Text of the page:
29

Sep

Physical Fitness and Other Self Care Habits You Should Take Up

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Earlier this year, the National Council on Patient Information and Education (NCPIE) released a study that called attention to the greater need for clearly defining and promoting self-care. The report, titled “Empowering Americans to Take Greater Responsibility for Their Health: A Roadmap for Building a National Self-Care Movement in the U.S,” discusses the heavy burden that’s been placed on the healthcare system as a result of a rapidly aging population and an overabundance of illness. Astonishingly, the report predicts that by 2030, medical expenses and productivity loss will cost an astronomical $42 trillion.

To ease the burden, healthcare experts are suggesting that Americans should start focusing on a comprehensive self-care plan; essentially finding ways to promote their own physical and mental well-being through self-advocacy.

According to trauma prevention expert Olga Phoenix, this can best be done by regularly focusing on six dimensions of care: physical, psychological, emotional, spiritual, personal, and professional. Her Self-Care Wheel breaks down the key elements you’ll need to address in each dimension. Let’s look at four self-care habits you should take up immediately.

Physical Fitness

One of the components that 80 percent of Americans are failing on is physical fitness. And these sedentary lifestyles are catching up to us in the form of illnesses like heart disease, obesity, diabetes, colon cancer, high blood pressure, osteoporosis, anxiety, and depression.

The American College of Sports Medicine recommends that adults exercise 30 minutes a day, five days a week for optimal health. You can choose from a variety of activities such as cycling, hiking, swimming, dancing, or running.

If you really hate exercise, try something that’s more fun, such as a game of golf, geocaching, tag with the kids, or hiking in the woods. Green exercise is scientifically linked to improving your immune system, restoring a healthy sleep cycle, and boosting your mood.

Get Enough Sleep

Most people don’t fully understand the effects poor sleep can have on their body. Sleep deprivation is linked to higher blood pressure, mood changes, a weakened immune system, an increase in accidents, a higher risk of diabetes and heart disease, weight gain, trouble concentrating, and even poor balance -- just to name a few.

To improve your sleep, you’ll need to improve your sleep environment as well as change some of your habits. Here’s some things the National Sleep Foundation recommends.

  • Establish a consistent sleep schedule.
  • Develop a relaxing bedtime ritual.
  • Buy shades that darken the room.
  • Use a noise machine to make peaceful ocean or rain sounds.
  • Eliminate caffeine in the later part of your day.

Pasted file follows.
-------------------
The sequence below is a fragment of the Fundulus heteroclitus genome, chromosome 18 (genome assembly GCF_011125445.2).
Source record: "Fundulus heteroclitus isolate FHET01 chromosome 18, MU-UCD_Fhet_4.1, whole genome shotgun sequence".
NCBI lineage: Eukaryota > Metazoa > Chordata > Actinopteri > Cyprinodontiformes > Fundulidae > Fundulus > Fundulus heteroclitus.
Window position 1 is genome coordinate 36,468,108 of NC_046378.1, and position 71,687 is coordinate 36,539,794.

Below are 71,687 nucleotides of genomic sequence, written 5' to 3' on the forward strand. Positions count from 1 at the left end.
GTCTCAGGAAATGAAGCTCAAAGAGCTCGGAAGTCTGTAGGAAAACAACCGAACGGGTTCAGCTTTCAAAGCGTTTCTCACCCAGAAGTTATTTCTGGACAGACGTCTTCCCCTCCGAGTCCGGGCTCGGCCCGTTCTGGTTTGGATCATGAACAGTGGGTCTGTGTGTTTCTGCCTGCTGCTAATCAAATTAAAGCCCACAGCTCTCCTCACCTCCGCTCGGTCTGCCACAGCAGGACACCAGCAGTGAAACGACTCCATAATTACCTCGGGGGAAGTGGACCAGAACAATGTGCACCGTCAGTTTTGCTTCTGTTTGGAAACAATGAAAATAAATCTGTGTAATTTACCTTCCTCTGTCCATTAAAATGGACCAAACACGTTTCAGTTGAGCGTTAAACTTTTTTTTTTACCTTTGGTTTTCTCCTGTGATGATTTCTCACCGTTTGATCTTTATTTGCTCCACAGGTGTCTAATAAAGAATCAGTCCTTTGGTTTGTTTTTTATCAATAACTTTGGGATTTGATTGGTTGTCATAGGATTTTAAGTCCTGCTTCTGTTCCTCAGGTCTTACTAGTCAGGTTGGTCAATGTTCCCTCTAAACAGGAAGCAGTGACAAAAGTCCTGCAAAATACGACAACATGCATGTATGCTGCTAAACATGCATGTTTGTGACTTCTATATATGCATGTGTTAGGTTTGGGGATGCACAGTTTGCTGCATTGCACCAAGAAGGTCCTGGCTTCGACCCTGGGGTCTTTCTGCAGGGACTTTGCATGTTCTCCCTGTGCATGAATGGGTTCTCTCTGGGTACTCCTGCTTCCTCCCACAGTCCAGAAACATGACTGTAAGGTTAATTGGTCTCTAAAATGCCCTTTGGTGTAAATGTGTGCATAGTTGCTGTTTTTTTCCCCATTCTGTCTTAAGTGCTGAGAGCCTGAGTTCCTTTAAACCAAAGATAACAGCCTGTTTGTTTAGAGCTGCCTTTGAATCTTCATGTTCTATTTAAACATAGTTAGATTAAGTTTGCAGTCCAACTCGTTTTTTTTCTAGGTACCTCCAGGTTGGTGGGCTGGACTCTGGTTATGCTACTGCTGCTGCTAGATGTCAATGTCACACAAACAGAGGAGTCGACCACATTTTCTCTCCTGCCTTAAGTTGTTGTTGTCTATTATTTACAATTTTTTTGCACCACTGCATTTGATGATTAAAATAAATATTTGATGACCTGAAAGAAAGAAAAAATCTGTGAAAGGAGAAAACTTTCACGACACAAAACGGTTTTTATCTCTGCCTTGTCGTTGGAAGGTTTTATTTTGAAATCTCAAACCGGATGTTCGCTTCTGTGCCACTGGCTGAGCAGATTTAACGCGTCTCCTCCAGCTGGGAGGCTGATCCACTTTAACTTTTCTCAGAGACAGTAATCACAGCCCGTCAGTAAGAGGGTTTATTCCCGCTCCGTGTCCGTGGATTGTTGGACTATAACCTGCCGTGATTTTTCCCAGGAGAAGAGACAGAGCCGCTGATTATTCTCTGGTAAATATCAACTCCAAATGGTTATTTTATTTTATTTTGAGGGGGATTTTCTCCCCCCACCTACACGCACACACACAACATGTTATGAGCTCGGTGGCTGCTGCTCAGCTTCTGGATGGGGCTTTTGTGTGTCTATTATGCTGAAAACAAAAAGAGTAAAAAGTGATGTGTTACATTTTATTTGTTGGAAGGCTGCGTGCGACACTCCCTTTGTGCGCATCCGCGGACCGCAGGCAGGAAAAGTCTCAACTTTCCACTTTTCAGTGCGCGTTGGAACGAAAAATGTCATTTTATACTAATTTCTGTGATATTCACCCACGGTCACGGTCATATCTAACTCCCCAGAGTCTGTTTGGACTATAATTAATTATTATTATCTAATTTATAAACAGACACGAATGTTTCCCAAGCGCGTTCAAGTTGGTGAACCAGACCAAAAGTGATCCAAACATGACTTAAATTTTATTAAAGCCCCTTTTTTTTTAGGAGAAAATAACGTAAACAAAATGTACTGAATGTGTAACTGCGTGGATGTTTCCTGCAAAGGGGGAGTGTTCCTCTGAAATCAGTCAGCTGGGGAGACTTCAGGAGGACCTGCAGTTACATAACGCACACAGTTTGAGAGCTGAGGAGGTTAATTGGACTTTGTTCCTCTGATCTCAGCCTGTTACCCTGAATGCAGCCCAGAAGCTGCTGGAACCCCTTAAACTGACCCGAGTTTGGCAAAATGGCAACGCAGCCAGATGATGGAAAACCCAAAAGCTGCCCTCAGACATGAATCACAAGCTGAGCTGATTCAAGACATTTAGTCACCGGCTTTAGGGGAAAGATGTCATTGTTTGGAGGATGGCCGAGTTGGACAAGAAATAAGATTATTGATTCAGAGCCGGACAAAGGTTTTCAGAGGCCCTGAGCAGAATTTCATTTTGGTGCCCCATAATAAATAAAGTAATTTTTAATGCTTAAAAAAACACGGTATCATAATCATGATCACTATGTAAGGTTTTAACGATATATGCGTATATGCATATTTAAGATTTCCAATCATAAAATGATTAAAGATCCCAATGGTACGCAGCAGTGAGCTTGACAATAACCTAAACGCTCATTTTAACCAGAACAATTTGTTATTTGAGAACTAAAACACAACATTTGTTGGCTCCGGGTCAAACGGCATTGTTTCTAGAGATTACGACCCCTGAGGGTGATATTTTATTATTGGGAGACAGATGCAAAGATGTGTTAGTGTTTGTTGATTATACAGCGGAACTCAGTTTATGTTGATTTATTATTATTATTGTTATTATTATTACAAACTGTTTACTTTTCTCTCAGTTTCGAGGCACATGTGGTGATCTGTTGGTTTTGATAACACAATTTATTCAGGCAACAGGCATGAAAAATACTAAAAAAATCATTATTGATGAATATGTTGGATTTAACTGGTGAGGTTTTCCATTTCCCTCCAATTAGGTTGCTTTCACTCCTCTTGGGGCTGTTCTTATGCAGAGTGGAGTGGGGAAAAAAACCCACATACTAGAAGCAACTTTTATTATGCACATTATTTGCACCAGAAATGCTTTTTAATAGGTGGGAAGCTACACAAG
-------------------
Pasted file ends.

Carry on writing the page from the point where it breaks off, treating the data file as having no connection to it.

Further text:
• Make sure you have a cozy pillow and mattress.
  • Avoid catnaps.
  • Watch your room temperature so it’s not too hot and not too cold.

Find Time for Relaxing Hobbies

Taking time to enjoy one of your favorite hobbies, like knitting, coloring, photography, or a round of golf, all come with a wide range of benefits.

  • Relieve unwanted stress.
  • Improve your problem-solving skills.
  • Boost your confidence, not to mention your mood.
  • Prevent burnout.
  • Get physically fit.

Hobbies can get your moving, as well as lower your blood pressure and cortisol levels.

Find Your Inner Zen

Psychology Today reports that there are 20 solid scientific reasons to start meditating today. Let’s look at a few of the highlights.

  • Increases your gray matter.
  • Regulates your emotions.
  • Makes your more compassionate.
  • Decreases depression and anxiety.
  • Reduces pain.
  • Improves your memory.
  • Boosts your immune system.
  • Makes you more creative.

It will be easier to make time to meditate if you set up a meditation space inside your home to find your inner zen. Consider a quiet location and make it cozy with soft pillows, scented candles, some mystic music, and a touch of nature.

By taking time to care for yourself, you’ll decrease your risk of disease, both mentally and physically. Not to mention, you’ll hopefully avoid contributing to that $42 trillion healthcare bill. Get selfish for self-care today.

Post created by: Sheila Olson. She has been a personal trainer for five years. She believes the best way to achieve physical fitness and good health is to set and tackle small goals. She encourages her clients to stay positive and incorporates mindfulness and practices for reducing negative talk into her sessions. She created FitSheila.com to spread the word about her fitness philosophy.

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